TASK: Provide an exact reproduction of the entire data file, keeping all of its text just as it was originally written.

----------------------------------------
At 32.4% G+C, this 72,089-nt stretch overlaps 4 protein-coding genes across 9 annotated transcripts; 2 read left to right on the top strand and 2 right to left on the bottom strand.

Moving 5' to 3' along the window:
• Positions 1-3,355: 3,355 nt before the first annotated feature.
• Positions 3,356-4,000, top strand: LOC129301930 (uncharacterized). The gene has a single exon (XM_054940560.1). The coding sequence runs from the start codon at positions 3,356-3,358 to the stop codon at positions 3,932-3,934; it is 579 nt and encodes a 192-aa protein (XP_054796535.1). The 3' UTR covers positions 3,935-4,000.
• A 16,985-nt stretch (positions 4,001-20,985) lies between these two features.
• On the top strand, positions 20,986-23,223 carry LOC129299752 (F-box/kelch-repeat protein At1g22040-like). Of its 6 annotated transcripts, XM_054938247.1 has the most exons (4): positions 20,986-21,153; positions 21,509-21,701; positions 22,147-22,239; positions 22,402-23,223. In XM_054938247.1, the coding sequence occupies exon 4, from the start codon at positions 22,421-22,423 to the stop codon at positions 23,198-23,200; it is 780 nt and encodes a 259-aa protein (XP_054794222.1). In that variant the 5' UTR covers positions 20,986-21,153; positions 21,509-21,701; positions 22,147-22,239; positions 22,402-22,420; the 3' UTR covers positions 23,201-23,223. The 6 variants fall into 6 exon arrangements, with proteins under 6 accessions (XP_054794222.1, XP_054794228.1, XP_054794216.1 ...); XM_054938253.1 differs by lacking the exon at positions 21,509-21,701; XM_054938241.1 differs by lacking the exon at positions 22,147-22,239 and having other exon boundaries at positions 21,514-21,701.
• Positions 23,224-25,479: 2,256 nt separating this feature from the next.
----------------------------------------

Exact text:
At 32.4% G+C, this 72,089-nt stretch overlaps 4 protein-coding genes across 9 annotated transcripts; 2 read left to right on the top strand and 2 right to left on the bottom strand.

Moving 5' to 3' along the window:
• Positions 1-3,355: 3,355 nt before the first annotated feature.
• Positions 3,356-4,000, top strand: LOC129301930 (uncharacterized). The gene has a single exon (XM_054940560.1). The coding sequence runs from the start codon at positions 3,356-3,358 to the stop codon at positions 3,932-3,934; it is 579 nt and encodes a 192-aa protein (XP_054796535.1). The 3' UTR covers positions 3,935-4,000.
• A 16,985-nt stretch (positions 4,001-20,985) lies between these two features.
• On the top strand, positions 20,986-23,223 carry LOC129299752 (F-box/kelch-repeat protein At1g22040-like). Of its 6 annotated transcripts, XM_054938247.1 has the most exons (4): positions 20,986-21,153; positions 21,509-21,701; positions 22,147-22,239; positions 22,402-23,223. In XM_054938247.1, the coding sequence occupies exon 4, from the start codon at positions 22,421-22,423 to the stop codon at positions 23,198-23,200; it is 780 nt and encodes a 259-aa protein (XP_054794222.1). In that variant the 5' UTR covers positions 20,986-21,153; positions 21,509-21,701; positions 22,147-22,239; positions 22,402-22,420; the 3' UTR covers positions 23,201-23,223. The 6 variants fall into 6 exon arrangements, with proteins under 6 accessions (XP_054794222.1, XP_054794228.1, XP_054794216.1 ...); XM_054938253.1 differs by lacking the exon at positions 21,509-21,701; XM_054938241.1 differs by lacking the exon at positions 22,147-22,239 and having other exon boundaries at positions 21,514-21,701.
• Positions 23,224-25,479: 2,256 nt separating this feature from the next.